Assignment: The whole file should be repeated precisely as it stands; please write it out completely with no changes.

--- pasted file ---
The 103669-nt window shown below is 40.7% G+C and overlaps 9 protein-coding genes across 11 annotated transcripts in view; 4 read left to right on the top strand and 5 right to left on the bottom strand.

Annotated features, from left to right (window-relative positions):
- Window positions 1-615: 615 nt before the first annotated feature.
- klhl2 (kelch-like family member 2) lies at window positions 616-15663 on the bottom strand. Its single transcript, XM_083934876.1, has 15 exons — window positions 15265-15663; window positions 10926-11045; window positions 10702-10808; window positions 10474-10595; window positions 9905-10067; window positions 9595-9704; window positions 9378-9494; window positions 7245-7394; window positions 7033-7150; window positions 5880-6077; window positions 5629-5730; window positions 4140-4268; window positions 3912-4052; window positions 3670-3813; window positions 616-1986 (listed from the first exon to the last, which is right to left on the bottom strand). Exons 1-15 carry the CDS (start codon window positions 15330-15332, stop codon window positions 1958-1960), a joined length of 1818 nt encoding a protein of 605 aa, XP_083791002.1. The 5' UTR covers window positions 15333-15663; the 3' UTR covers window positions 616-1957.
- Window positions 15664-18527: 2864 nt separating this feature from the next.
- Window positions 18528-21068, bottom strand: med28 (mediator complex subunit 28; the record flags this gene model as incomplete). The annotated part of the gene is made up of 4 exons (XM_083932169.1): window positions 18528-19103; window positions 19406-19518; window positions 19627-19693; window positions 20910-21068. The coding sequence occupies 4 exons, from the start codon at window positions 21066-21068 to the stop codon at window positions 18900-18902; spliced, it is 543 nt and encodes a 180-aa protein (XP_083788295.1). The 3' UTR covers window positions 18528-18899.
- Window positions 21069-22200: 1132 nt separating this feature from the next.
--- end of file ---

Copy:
The 103669-nt window shown below is 40.7% G+C and overlaps 9 protein-coding genes across 11 annotated transcripts in view; 4 read left to right on the top strand and 5 right to left on the bottom strand.

Annotated features, from left to right (window-relative positions):
- Window positions 1-615: 615 nt before the first annotated feature.
- klhl2 (kelch-like family member 2) lies at window positions 616-15663 on the bottom strand. Its single transcript, XM_083934876.1, has 15 exons — window positions 15265-15663; window positions 10926-11045; window positions 10702-10808; window positions 10474-10595; window positions 9905-10067; window positions 9595-9704; window positions 9378-9494; window positions 7245-7394; window positions 7033-7150; window positions 5880-6077; window positions 5629-5730; window positions 4140-4268; window positions 3912-4052; window positions 3670-3813; window positions 616-1986 (listed from the first exon to the last, which is right to left on the bottom strand). Exons 1-15 carry the CDS (start codon window positions 15330-15332, stop codon window positions 1958-1960), a joined length of 1818 nt encoding a protein of 605 aa, XP_083791002.1. The 5' UTR covers window positions 15333-15663; the 3' UTR covers window positions 616-1957.
- Window positions 15664-18527: 2864 nt separating this feature from the next.
- Window positions 18528-21068, bottom strand: med28 (mediator complex subunit 28; the record flags this gene model as incomplete). The annotated part of the gene is made up of 4 exons (XM_083932169.1): window positions 18528-19103; window positions 19406-19518; window positions 19627-19693; window positions 20910-21068. The coding sequence occupies 4 exons, from the start codon at window positions 21066-21068 to the stop codon at window positions 18900-18902; spliced, it is 543 nt and encodes a 180-aa protein (XP_083788295.1). The 3' UTR covers window positions 18528-18899.
- Window positions 21069-22200: 1132 nt separating this feature from the next.